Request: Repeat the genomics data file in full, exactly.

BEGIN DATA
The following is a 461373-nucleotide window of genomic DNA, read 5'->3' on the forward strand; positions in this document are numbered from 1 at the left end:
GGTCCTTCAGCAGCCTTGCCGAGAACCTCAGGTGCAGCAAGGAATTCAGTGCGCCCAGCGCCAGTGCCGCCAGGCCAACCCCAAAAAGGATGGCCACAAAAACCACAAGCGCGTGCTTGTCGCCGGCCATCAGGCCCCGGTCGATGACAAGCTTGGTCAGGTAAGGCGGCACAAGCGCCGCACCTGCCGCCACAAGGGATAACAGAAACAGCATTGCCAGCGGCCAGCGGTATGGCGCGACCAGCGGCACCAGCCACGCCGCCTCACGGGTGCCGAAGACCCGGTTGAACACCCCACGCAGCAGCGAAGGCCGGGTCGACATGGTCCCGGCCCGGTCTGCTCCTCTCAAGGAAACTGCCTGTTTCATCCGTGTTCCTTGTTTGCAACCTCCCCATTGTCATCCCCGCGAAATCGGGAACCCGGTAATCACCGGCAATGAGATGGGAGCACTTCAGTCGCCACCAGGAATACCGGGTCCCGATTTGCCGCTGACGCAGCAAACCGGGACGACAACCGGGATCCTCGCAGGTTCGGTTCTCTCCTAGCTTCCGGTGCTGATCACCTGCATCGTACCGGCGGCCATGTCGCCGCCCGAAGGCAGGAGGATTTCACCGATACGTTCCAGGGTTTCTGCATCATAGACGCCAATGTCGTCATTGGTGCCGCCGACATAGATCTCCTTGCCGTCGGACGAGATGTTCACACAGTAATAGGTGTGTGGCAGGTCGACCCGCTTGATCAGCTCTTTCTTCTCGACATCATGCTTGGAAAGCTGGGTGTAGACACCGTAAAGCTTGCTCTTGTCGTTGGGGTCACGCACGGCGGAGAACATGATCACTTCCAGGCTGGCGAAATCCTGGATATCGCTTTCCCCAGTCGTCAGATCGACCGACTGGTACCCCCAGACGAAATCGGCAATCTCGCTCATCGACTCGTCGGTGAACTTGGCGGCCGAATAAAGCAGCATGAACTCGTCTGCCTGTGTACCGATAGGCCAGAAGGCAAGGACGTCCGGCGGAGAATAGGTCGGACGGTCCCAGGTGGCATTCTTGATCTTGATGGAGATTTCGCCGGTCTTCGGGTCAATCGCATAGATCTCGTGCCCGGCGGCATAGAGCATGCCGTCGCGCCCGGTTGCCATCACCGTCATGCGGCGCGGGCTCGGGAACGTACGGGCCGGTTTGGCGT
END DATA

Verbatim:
The following is a 461373-nucleotide window of genomic DNA, read 5'->3' on the forward strand; positions in this document are numbered from 1 at the left end:
GGTCCTTCAGCAGCCTTGCCGAGAACCTCAGGTGCAGCAAGGAATTCAGTGCGCCCAGCGCCAGTGCCGCCAGGCCAACCCCAAAAAGGATGGCCACAAAAACCACAAGCGCGTGCTTGTCGCCGGCCATCAGGCCCCGGTCGATGACAAGCTTGGTCAGGTAAGGCGGCACAAGCGCCGCACCTGCCGCCACAAGGGATAACAGAAACAGCATTGCCAGCGGCCAGCGGTATGGCGCGACCAGCGGCACCAGCCACGCCGCCTCACGGGTGCCGAAGACCCGGTTGAACACCCCACGCAGCAGCGAAGGCCGGGTCGACATGGTCCCGGCCCGGTCTGCTCCTCTCAAGGAAACTGCCTGTTTCATCCGTGTTCCTTGTTTGCAACCTCCCCATTGTCATCCCCGCGAAATCGGGAACCCGGTAATCACCGGCAATGAGATGGGAGCACTTCAGTCGCCACCAGGAATACCGGGTCCCGATTTGCCGCTGACGCAGCAAACCGGGACGACAACCGGGATCCTCGCAGGTTCGGTTCTCTCCTAGCTTCCGGTGCTGATCACCTGCATCGTACCGGCGGCCATGTCGCCGCCCGAAGGCAGGAGGATTTCACCGATACGTTCCAGGGTTTCTGCATCATAGACGCCAATGTCGTCATTGGTGCCGCCGACATAGATCTCCTTGCCGTCGGACGAGATGTTCACACAGTAATAGGTGTGTGGCAGGTCGACCCGCTTGATCAGCTCTTTCTTCTCGACATCATGCTTGGAAAGCTGGGTGTAGACACCGTAAAGCTTGCTCTTGTCGTTGGGGTCACGCACGGCGGAGAACATGATCACTTCCAGGCTGGCGAAATCCTGGATATCGCTTTCCCCAGTCGTCAGATCGACCGACTGGTACCCCCAGACGAAATCGGCAATCTCGCTCATCGACTCGTCGGTGAACTTGGCGGCCGAATAAAGCAGCATGAACTCGTCTGCCTGTGTACCGATAGGCCAGAAGGCAAGGACGTCCGGCGGAGAATAGGTCGGACGGTCCCAGGTGGCATTCTTGATCTTGATGGAGATTTCGCCGGTCTTCGGGTCAATCGCATAGATCTCGTGCCCGGCGGCATAGAGCATGCCGTCGCGCCCGGTTGCCATCACCGTCATGCGGCGCGGGCTCGGGAACGTACGGGCCGGTTTGGCGT